NETFLIX REVIEW! I’m coming at this one film fresh, having not seen the original Alfred Hitchcock Best Picture of 1940. From director Ben Wheatley, Rebecca is the story of a young woman (Lily James)—an adult orphan of sorts, with no friends or family and traveling the world with her employer, Mrs. Van Hopper (Ann Dowd).
While on a “networking” trip in Monte Carlo, the young woman meets the wealthy Maxim de Winter (Armie Hammer). The two instantly fall in love, and when Van Hopper decides it is time for her to travel to New York, the young woman becomes distraught at the thought of leaving her new love. Maxim proposes to the young woman, and she becomes the new Mrs. De Winter (in a bit of irony, the character’s name is never revealed).
Rebecca is a big story, and it’s a thriller about a poor, lower-class woman finding herself a small fish in a very large and wealthy pond. Wheatley successfully brings back the epic backgrounds, location, costumes, and characters of the 1930s in a way that makes me miss the big spectacles of long ago. It’s a beautiful movie with beautiful people, being beautiful. However, to me, that isn’t enough for a recommendation.
“…a thriller about a poor, lower-class woman finding herself a small fish in a very large and wealthy pond.”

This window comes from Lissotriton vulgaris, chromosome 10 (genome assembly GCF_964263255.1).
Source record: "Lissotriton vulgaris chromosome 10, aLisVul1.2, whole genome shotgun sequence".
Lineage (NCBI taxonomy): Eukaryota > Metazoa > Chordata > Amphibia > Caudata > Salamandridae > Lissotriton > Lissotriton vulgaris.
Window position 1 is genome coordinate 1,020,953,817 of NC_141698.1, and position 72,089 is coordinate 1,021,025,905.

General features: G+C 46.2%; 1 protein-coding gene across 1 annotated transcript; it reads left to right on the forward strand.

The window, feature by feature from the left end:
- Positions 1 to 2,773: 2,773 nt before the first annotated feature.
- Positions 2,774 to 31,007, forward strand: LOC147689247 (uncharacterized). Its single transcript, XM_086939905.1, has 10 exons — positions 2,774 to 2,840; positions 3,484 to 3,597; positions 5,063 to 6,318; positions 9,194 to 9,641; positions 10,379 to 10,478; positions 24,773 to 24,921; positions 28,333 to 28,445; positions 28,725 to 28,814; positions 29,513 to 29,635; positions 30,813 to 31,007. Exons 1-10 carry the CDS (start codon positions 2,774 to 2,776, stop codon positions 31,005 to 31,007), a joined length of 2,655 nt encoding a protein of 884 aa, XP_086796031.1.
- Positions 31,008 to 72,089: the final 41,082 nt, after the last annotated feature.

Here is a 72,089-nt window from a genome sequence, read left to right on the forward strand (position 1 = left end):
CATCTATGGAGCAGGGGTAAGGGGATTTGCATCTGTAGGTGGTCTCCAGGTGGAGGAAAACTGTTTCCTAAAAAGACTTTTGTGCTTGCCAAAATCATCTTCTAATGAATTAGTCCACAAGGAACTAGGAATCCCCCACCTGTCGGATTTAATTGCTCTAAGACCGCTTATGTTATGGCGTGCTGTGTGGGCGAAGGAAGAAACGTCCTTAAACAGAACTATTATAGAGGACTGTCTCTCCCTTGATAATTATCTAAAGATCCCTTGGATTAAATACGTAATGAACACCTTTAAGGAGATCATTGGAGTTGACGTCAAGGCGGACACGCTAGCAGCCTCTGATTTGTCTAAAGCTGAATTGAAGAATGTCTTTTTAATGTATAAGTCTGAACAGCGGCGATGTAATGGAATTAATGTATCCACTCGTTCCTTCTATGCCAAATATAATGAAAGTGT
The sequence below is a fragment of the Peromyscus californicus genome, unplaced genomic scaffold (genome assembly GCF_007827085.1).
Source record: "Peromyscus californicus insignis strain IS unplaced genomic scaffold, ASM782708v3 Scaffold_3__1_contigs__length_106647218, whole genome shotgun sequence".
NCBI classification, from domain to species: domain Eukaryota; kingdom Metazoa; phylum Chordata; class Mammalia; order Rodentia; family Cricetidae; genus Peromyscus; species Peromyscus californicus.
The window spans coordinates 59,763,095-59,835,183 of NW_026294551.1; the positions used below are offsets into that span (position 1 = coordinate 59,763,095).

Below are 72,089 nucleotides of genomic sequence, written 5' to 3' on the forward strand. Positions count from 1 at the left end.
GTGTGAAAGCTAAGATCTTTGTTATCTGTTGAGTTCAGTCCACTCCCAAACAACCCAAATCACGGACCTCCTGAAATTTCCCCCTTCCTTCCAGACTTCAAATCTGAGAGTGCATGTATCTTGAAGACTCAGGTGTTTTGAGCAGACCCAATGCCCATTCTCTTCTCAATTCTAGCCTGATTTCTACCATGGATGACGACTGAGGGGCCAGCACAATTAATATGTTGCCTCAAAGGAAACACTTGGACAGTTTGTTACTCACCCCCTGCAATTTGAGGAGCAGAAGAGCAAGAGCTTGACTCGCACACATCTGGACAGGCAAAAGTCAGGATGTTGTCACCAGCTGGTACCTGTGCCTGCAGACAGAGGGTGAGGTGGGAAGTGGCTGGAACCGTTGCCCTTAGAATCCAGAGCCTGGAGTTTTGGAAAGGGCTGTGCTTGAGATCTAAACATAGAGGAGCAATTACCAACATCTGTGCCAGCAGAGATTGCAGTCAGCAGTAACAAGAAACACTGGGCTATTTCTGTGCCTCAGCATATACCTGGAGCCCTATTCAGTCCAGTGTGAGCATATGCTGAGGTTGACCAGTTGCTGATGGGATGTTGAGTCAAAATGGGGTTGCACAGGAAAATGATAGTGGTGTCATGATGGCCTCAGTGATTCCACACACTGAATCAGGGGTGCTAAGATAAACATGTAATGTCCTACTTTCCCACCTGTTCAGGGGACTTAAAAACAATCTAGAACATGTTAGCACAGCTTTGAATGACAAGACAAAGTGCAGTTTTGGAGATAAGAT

The story structure is the most significant problem with the film. Rebecca is two-hours long, and it feels like four. Without getting into spoilers, there are two major swerves at the end of the first and second act. The twist of the first act has to do with the current Mrs. de Winter and her resemblance to her predecessor. But this revelation doesn’t occur until the one-hour mark.
Honestly, this entire act sets up the idea that the Lily James character can’t possibly live up to Rebecca’s legend or “ghostly presence.” If you’re familiar with stories of living up to the past, there’s nothing new here, and you’re going to get ahead of the story quickly. If you’re watching Rebecca at home on Netflix and not in the theater, the temptation to shut off the movie and move on to another is great. I felt that way four times while watching it. Thankfully that first swerve came in when it did, but you have to wait another 50 minutes for the next. It’s that same feeling of frustration and impatience all over again.
The best part of Rebecca is the final act, which is only ten-minutes long and quite impressive and brilliant. I’m not sure an hour and fifty minutes of predictable storytelling are worth the price to get to the end. One concession I’ll make is Lily James and Armie Hammer are very pretty and easy on the eyes. Also easy to look at are the gorgeous landscapes and exquisite costumes. That might be enough for some, just not me.
"…the story structure is the most significant problem..."